CBA is considering a potential cut to credit card interest rates, in the wake of the coronavirus. Image by Erik Anderson/AAP PHOTOS

Financial Services

CBA ‘looking at’ cutting credit card rates

2020-03-24 08:54:24

Commonwealth Bank of Australia is “looking at” lowering interest rates on credit card debt as more people pull out the plastic to pay their bills during the coronavirus crisis.

CBA boss Matt Comyn has also reassured customers the bank will remain “open” during the crisis, which has prompted widespread shutdowns of businesses across the country.

“It’s critical we are able to give our customers certainty,” the head of Australia’s largest home loan lender told ABC radio on Monday.

Asked if the bank would lower interest rates on unsecured credit card debt, Mr Comyn did not rule it out.

“We certainly are looking at how we might price credit cards over this period,” he said.

The average credit card carries an interest rate of around 20 per cent. The average credit card debt in Australia is about $3,000 and the average card limit is $9,000.

Mr Comyn said so far only a “small number” of CBA customers had contacted the bank to take up an industry-wide offer of a six-month “holiday” on their mortgage repayments.

But there had been a lot of interest in the bank’s offer of short term loans up to $1000 to pay for “essential expenditure”, particularly from casual workers whose jobs have been shuttered or threatened by the pandemic.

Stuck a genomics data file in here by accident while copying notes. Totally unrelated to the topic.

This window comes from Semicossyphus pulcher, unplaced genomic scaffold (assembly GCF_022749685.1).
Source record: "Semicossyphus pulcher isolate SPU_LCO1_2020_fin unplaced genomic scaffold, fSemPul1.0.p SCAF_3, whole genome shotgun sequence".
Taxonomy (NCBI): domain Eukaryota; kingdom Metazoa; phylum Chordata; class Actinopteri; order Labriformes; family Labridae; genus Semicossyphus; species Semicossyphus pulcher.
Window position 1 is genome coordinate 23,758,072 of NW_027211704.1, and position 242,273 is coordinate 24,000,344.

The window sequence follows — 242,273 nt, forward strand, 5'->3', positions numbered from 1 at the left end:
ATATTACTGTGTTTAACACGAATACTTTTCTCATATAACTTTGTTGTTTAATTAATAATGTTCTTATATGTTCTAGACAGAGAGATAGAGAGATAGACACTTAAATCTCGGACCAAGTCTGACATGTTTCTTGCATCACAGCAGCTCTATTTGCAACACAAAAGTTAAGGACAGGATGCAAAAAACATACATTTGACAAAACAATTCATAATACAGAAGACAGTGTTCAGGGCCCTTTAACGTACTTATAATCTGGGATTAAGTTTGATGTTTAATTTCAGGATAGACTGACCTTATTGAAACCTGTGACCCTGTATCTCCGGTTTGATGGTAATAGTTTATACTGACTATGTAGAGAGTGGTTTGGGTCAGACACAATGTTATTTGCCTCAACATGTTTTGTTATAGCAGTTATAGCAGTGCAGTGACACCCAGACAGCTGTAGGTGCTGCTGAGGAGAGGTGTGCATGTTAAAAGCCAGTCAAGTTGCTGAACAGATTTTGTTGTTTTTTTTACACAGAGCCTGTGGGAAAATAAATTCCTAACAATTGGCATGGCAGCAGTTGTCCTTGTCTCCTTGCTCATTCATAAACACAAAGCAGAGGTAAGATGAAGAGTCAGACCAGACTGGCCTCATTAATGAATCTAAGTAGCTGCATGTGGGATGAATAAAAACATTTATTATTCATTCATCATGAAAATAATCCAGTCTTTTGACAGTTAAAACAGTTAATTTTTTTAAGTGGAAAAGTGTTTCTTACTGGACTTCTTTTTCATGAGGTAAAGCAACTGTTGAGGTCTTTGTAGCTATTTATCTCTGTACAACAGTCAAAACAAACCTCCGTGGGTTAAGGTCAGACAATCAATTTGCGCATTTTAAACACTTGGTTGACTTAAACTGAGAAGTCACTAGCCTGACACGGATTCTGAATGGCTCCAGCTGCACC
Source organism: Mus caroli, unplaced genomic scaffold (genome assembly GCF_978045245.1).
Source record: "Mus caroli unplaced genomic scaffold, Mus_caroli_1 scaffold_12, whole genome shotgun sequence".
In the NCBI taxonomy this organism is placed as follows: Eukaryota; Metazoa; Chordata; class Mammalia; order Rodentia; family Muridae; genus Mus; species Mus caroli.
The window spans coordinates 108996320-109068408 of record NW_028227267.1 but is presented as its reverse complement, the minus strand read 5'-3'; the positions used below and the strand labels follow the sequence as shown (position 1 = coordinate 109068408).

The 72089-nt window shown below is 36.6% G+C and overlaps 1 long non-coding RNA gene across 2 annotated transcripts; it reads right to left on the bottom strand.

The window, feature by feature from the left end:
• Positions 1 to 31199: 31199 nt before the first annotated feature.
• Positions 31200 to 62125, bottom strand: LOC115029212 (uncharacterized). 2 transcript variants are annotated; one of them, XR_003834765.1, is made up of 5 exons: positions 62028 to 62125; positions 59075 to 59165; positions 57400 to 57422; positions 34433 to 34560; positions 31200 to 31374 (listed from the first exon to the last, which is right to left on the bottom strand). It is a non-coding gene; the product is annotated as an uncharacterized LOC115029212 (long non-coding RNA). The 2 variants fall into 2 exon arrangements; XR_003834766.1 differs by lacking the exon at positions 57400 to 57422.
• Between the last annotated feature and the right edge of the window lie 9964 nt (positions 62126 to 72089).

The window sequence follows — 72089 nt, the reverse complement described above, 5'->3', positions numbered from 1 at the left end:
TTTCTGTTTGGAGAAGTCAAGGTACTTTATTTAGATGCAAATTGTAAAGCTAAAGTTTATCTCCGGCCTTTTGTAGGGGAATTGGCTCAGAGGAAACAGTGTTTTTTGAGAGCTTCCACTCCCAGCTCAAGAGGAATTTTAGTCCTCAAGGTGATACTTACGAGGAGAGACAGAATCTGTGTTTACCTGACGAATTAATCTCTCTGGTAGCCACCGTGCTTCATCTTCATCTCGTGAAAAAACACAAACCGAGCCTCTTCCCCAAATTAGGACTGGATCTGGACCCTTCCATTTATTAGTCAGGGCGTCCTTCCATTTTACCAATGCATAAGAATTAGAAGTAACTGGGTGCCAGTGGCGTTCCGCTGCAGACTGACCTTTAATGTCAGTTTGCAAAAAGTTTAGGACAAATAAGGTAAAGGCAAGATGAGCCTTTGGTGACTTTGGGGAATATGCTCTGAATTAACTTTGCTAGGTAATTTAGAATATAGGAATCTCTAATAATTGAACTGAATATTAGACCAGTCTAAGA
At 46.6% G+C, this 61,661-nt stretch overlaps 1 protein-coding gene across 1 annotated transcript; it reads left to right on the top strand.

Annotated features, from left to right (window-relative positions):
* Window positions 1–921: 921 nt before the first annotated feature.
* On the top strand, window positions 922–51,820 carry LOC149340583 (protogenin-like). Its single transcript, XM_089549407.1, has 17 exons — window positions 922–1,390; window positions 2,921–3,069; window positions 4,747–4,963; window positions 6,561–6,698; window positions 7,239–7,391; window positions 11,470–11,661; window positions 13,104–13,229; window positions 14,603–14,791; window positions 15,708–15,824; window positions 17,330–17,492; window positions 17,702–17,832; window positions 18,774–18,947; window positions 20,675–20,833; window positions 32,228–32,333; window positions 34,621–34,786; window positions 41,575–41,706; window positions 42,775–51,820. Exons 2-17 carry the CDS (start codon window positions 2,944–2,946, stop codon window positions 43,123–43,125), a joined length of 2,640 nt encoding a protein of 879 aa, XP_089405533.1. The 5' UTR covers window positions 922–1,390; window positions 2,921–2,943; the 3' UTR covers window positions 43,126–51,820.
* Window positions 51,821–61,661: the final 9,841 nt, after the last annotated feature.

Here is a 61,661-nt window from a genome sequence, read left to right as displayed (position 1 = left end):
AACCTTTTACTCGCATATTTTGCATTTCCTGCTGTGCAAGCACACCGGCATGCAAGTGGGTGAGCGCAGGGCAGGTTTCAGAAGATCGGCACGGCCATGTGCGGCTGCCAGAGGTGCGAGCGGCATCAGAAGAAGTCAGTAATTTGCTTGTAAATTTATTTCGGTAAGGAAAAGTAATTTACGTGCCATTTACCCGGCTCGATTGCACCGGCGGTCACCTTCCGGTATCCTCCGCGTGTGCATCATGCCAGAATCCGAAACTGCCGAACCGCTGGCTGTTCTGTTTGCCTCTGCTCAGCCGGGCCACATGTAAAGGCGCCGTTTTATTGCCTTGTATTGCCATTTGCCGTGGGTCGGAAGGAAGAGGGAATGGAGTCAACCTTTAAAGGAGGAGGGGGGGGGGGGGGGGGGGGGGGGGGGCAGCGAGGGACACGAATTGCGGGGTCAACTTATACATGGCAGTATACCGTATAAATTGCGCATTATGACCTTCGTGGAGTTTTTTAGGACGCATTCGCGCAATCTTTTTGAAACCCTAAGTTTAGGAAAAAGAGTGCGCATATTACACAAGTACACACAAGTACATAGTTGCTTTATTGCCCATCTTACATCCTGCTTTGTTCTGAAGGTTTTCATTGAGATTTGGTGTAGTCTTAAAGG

These loans will attract an interest rate of about 4-5 per cent, which is less than half the normal rate for a personal loan before the virus hit.

And after the Reserve Bank of Australia cut official rates last week, Mr Comyn was also quizzed on why the bank only cut interest rates for fixed-rate mortgages and not the standard variable rate.

He said the bank was focused on providing interest rate relief for small businesses and giving older people with term deposits a bit of a boost.

CBA has about 45,000 staff and Mr Comyn on Monday said all would be kept on during the crisis.

The bank is also looking to hire another 500 service staff and has been in talks with Qantas boss Alan Joyce about taking on some of the airline’s workers, who will be temporarily stood down or forced on leave at the end of this month after it cut services.

“We are going to bring some of their staff on,” Mr Comyn said.